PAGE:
Recommended NZ | Guide to Money | Gimme: Competitions - Giveaways

Auckland Council briefed on foam contamination

Fuseworks Media
Fuseworks Media

Auckland Council’s Environment and Community Committee today received a workshop presentation from the Government agencies working on historic firefighting foam contamination (known as PFAS) issues around New Zealand and, in particular, in the Auckland region.

Auckland Council Chief Operating Officer Dean Kimpton says the council’s role is to work with the Government group to keep Aucklanders up to date on this issue and identify any further at-risk sites in the region.

"We are committed to helping all the agencies involved in this issue to get important information to Aucklanders in a timely manner.

"This is a complex contamination issue that requires careful investigation, testing and collaboration with a wide range of organisations.

"We will work with the Ministry for the Environment (MfE) to understand the risks that this contaminant poses and any implications for land or water use.

"The council is also exploring the regulatory tools it has to respond to this contamination, especially in the context of other (non-Government-owned) sites in the region that need attention," he says.

The following is a statement from Ministry for the Environment on behalf of the All of Government group:

A range of Government agencies are working together to fully understand and address the issue of PFAS contamination. They include Ministry for the Environment (MfE), NZ Defence Force (NZDF), Ministry of Health (MoH), Environmental Protection Authority (EPA), Ministry for Primary Industries (MPI) and Fire and Emergency NZ (FENZ).

PFAS is an acronym for a group of chemical compounds known as per- and poly-fluoroalkyl substances. They are a class of man-made chemicals that have been used since the 1950s in the production of a wide range of products that resist heat, stains, grease and water, including furniture protectants, floor wax, non-stick cookware and specialised firefighting foams. This widespread, but low level, use means most people have some exposure to PFAS without known health consequence.

The particular PFAS chemicals in question (PFOS and PFOA) were historically used in the manufacture of foams used at airports, defence air bases and other locations where firefighters trained to fight highly flammable liquid fires. Use of PFOS has been illegal since 2006 so this is largely a historical issue, although EPA investigations have uncovered current issues at some regional airports.

With the emergence of concerns in the Auckland region, Government agencies have begun working with Auckland Council on the issue, to ensure local knowledge, expertise and experience can be brought to bear. The council is also able to ensure local concerns are represented effectively to central Government.

Led by MfE, Government agencies have today updated Auckland councillors on progress to date in the Auckland region and next steps in the investigation. This follows regular contact over the preceding few weeks.

The New Zealand Defence Force concentrated its early investigations at bases where firefighting training had occurred and where it was known drinking water at properties surrounding had been taken from bores and wells - i.e. Ohakea and Woodbourne. Bases where firefighting training has been carried out but where the drinking-water was thought to be sourced remotely, e.g. from a town supply, were the next priority for investigation, and that work has now begun. Whenuapai, Hobsonville and Devonport are in this latter group.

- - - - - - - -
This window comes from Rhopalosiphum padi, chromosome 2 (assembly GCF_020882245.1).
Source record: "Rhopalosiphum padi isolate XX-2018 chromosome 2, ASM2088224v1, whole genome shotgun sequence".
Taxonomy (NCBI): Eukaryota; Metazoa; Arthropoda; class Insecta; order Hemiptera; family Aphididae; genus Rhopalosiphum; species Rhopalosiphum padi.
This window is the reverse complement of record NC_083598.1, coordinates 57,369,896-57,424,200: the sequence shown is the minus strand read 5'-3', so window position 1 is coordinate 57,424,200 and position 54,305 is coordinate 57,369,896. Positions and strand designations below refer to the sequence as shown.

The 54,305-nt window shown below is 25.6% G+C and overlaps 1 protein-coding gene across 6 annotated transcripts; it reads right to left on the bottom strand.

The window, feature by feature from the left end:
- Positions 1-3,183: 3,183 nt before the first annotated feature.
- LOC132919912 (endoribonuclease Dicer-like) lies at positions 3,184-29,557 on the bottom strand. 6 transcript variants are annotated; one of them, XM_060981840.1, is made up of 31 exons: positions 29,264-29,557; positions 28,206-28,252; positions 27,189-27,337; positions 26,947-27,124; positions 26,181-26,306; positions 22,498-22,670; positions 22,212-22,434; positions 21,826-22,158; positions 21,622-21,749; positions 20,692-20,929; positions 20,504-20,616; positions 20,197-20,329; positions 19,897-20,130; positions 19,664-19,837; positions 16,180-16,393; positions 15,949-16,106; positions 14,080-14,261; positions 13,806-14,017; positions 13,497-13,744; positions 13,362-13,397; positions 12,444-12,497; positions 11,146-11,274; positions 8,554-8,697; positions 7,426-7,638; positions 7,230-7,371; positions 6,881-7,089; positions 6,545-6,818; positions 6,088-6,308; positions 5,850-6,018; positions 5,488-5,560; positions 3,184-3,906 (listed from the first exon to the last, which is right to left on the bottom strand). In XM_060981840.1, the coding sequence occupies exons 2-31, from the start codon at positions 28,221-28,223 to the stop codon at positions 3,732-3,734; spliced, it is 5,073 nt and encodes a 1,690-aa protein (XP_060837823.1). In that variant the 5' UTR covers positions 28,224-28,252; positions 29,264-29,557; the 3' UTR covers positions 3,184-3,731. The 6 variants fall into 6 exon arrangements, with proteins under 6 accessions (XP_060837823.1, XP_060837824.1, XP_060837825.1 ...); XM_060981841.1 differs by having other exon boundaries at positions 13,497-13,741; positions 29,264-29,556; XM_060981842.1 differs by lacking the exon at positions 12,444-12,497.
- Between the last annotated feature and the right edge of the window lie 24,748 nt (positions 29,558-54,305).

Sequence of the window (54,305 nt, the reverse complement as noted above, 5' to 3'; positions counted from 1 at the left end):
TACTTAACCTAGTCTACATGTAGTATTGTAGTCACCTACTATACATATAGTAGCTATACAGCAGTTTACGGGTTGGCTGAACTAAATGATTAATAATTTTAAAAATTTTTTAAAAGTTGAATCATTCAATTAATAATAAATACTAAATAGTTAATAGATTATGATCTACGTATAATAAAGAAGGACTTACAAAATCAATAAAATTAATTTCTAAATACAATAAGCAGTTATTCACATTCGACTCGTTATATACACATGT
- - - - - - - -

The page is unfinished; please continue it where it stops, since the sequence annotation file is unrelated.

Research into the historical use of the former NZDF base at Hobsonville, and the remediation of the site carried out when NZDF vacated it, has cleared it as a possible source of concern for PFAS contamination. NZDF is now assessing Devonport Naval Base. Initial testing of soils, sediments and runoff at the Sea Safety Training Squadron has found PFAS compounds in sample sites, although in mangroves this was well below guideline levels. More testing is to be carried out to confirm those initial findings and to provide more information. Drinking-water on the base and in the community is sourced from Auckland city town supply and is therefore not affected. NZDF is starting limited testing of a tidal area, including of marine life, at Ngataringa Bay, to better understand the potential presence of PFAS in the area. Work is ongoing to identify potential contamination risks at Whenuapai.

FENZ is investigating its sites around NZ, and that will include the facility at Mt Wellington.

This is an emerging issue, with agencies constantly learning more about the scale and nature of the problem. As and when testing results become available, they will be shared with council and local communities as appropriate.

MPI says that there is no evidence or suggestion that there is a current general food safety issue, but their food safety experts will review any findings that NZDF comes up with.

Ministry of Health advice is that there is no acute health risk.

For more information visit

Next steps for Auckland Council

The council has started identifying the list of bore owners in the Whenuapai air base area and will be working with MfE on communicating with those affected in the coming weeks. It is important to note that not all bores in this area supply drinking water or are located in areas of potential contamination.

"We will work with MfE and health officials to provide them with any information, that the council holds, that they require," says Mr Kimpton.

All articles and comments on have been submitted by our community of users. Please notify us through our contact form if you believe an item on this site breaches our community guidelines.